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LeviDIY 05-10-2009 09:51 AM

Flapperless Toilet thoughts?
I'm curious as to people's thoughts/experiences with Flapperless toilets... I'm specifically referring to Glacier Bay (HD brand) all in one flapperless system, but I've heard it called Niagra's as well.

I'm a couple days from putting in the new toilet (as part of a larger bathroom remodel) and have the toilet in the box in my dining room as we speak. I was at HD yesterday picking up some supplies for another project, and noticed there was a "class" going on about toilet installation.. I dropped by and it was only me, so had the guy's attention... he raised some concerns about the Glacier Bay model I had (on the small end and flapperless in general) which, of course, has me now thinking I should return before I even begin to install...

Thoughts? Experiences? Good? Bad?

nap 05-10-2009 01:48 PM

not really familiar with a flapperless toilet but I do not see any advantage to it. The water flow into the bowl is determined by the size of the passage between the tank and the bowl. It matters not if you dump the water from a separate tank such as with a flapperless or use a conventional flapper, the water can only flow as fast as that passage will allow. I would think buying a toilet with a large passageway would be more important than the inclusion of the flapperless apparatus.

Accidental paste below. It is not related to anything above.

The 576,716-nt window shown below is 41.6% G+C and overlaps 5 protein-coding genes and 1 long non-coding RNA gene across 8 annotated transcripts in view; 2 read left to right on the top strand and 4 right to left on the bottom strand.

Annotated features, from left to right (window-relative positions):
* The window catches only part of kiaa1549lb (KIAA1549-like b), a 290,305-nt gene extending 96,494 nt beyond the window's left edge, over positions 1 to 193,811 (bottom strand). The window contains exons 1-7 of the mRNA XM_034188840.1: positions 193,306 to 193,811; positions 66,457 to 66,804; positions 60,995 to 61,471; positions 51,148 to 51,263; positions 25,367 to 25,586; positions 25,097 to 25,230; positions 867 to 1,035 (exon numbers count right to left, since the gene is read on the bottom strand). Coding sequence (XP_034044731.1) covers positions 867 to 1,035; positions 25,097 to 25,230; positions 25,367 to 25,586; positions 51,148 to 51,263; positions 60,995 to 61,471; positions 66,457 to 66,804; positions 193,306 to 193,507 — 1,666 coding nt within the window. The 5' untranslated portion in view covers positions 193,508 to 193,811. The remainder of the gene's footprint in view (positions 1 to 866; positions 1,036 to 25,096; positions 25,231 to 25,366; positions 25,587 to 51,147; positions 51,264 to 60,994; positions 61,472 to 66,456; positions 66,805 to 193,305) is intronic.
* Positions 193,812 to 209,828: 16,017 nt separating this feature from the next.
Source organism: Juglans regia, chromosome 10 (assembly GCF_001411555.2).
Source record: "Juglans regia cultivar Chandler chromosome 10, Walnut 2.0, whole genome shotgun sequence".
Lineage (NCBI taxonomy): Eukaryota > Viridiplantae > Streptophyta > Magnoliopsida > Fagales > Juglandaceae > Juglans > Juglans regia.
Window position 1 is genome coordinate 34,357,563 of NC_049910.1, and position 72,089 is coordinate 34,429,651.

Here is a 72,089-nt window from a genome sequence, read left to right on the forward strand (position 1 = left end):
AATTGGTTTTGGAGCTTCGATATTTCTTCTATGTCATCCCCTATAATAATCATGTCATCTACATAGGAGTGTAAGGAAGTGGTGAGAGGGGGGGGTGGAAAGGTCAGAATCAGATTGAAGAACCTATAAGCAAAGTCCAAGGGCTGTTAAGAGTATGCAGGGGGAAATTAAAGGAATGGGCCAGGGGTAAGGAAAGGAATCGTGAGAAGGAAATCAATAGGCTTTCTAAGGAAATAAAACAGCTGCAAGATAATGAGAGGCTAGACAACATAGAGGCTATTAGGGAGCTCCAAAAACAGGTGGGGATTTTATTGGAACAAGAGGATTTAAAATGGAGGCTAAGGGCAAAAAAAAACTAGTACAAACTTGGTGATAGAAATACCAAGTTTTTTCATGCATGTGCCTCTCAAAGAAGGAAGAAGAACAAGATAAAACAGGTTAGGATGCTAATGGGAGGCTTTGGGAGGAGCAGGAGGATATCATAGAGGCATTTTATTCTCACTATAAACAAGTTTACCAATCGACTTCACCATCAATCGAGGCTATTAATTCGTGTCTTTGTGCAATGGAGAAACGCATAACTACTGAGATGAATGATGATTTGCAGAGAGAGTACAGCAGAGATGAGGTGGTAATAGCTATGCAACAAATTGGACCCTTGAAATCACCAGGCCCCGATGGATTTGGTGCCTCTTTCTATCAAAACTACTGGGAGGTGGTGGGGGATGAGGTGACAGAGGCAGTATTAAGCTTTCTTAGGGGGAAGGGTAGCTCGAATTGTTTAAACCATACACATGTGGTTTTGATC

plumber Jim 05-10-2009 02:25 PM

Glacier bay is junk.. I have seen one of them.. I would be a quality name brand toilet.

DUDE! 05-10-2009 06:42 PM
well, I googled, had not heard of this type toilet, were good replies about the toilet style, I seen a price on web being $100, while not chicken feed, not the end of the world if you try and decide you don't like it, sorry I couldn't be more helpful to you.

joasis 05-11-2009 05:25 AM

Looks like it will work.

As a builder, I prefer a conventional system, but for $100, how can it go wrong?

JDC 05-11-2009 06:06 AM

If I were going to use store brand fixtures such as HD's Glacier Bay, I'd instead go to Ferguson Supply and use their Proflow fixtures. I've seen nothing but headaches with Glacier Bay fixtures.

Flapperless toilets....hmmm...interesting though I too see little advantage to them. I guess not having to change a flapper could be considered an advantage. Might save ya bout 15 seconds in the day.

Enjoying the surf and sand....this is JDC over and out

LeviDIY 05-11-2009 10:12 AM

Thanks for the links and thoughts... joasis.. you are right, its isn't chicken feed, but I'm gonna go ahead and install, and for under $100, if I HATE it, it won't kill me, so not gonna stress about it, but curious to hear more experiences/thoughts (and isn't it amazing what you can find on YouTube?).

Plus, this is in a guest/2nd bathroom, so I'm not as worried about "capacity" - which was a part of the concerns in that thread over at (thanks DUDE!, very good find).

I'm curious if anyone on here has used them, serviced them? Are they a "new" product, hence not as much experience... I'm wondering if the pros are staying away, does that mean something?